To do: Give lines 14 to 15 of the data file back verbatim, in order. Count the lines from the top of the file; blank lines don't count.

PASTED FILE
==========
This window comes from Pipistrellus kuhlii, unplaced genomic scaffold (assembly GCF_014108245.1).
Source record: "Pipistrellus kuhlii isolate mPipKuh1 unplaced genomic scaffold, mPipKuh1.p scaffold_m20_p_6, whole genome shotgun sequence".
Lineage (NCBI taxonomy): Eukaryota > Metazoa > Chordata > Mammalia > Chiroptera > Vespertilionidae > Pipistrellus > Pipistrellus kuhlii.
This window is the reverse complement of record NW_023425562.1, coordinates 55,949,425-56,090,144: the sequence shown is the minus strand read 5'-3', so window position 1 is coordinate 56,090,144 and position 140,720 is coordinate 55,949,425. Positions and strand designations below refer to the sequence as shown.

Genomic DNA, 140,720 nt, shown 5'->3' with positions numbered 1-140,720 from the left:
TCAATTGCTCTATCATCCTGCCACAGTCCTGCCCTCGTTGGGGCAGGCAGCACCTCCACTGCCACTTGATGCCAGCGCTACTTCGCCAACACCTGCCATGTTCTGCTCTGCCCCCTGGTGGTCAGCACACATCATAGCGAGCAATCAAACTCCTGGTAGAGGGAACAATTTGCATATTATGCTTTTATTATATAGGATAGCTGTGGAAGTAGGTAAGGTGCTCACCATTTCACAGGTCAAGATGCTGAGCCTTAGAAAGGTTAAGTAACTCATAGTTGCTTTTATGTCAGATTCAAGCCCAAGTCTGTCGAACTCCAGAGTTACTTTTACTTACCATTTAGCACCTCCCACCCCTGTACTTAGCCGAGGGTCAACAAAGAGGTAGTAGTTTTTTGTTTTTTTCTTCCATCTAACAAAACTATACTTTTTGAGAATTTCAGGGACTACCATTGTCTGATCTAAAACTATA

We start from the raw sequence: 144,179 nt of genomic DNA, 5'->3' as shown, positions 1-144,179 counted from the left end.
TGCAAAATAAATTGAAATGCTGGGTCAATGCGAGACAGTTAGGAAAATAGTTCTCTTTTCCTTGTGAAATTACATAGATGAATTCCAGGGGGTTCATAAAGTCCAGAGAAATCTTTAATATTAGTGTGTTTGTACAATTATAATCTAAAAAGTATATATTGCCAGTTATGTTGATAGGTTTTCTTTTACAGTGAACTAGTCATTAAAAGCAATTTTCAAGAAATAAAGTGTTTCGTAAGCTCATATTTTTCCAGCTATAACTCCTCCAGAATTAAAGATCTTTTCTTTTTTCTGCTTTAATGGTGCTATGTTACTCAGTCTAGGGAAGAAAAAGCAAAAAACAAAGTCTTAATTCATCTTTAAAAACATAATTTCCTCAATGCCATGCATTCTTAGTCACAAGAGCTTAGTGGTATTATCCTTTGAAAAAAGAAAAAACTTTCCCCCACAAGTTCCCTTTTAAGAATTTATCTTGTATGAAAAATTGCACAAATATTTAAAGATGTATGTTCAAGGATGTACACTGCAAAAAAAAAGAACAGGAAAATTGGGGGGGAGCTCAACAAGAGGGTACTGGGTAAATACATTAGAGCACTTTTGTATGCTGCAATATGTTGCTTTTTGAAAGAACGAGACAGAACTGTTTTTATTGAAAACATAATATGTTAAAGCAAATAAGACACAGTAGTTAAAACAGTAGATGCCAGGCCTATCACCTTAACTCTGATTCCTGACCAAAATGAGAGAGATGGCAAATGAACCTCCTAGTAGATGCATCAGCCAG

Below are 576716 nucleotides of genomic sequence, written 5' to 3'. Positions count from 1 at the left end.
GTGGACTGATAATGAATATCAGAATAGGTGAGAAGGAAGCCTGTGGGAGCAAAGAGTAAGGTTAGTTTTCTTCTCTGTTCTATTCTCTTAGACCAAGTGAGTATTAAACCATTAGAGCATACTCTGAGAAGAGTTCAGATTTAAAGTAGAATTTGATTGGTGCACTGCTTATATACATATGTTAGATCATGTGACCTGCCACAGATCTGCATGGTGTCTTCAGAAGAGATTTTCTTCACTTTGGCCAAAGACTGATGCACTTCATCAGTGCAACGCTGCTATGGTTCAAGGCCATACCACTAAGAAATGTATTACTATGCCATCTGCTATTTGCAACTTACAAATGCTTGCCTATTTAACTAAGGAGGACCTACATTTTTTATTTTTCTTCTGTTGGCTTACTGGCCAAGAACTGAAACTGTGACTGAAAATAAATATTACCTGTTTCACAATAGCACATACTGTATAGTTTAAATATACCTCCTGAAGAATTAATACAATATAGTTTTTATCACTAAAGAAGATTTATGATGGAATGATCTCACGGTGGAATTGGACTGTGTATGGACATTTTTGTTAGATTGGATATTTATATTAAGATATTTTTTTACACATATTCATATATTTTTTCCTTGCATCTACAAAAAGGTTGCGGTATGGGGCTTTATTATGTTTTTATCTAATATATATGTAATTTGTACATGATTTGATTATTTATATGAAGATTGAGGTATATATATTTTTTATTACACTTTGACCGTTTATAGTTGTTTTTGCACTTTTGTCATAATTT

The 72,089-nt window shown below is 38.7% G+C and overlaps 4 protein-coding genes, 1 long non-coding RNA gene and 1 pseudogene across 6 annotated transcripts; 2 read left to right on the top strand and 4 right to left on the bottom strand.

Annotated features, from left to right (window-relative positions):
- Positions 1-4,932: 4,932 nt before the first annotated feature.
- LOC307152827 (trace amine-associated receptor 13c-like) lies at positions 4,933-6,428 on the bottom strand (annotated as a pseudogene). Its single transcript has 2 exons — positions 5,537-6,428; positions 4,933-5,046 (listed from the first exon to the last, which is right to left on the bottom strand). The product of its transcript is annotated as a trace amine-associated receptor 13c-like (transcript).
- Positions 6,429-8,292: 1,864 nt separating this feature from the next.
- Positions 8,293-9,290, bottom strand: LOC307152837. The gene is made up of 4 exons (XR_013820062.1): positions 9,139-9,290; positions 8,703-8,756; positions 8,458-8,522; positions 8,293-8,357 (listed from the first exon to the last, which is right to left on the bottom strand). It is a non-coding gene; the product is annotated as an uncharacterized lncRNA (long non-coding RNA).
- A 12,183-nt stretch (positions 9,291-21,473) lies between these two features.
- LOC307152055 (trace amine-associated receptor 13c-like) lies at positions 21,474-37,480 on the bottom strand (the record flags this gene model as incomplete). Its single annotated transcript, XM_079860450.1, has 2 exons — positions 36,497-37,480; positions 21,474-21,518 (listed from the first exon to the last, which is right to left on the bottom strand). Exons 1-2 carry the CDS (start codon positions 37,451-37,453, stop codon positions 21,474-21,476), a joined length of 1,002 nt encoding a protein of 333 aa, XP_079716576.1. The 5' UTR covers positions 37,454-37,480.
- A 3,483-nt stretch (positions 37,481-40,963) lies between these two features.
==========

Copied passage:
- LOC307152827 (trace amine-associated receptor 13c-like) lies at positions 4,933-6,428 on the bottom strand (annotated as a pseudogene). Its single transcript has 2 exons — positions 5,537-6,428; positions 4,933-5,046 (listed from the first exon to the last, which is right to left on the bottom strand). The product of its transcript is annotated as a trace amine-associated receptor 13c-like (transcript).
- Positions 6,429-8,292: 1,864 nt separating this feature from the next.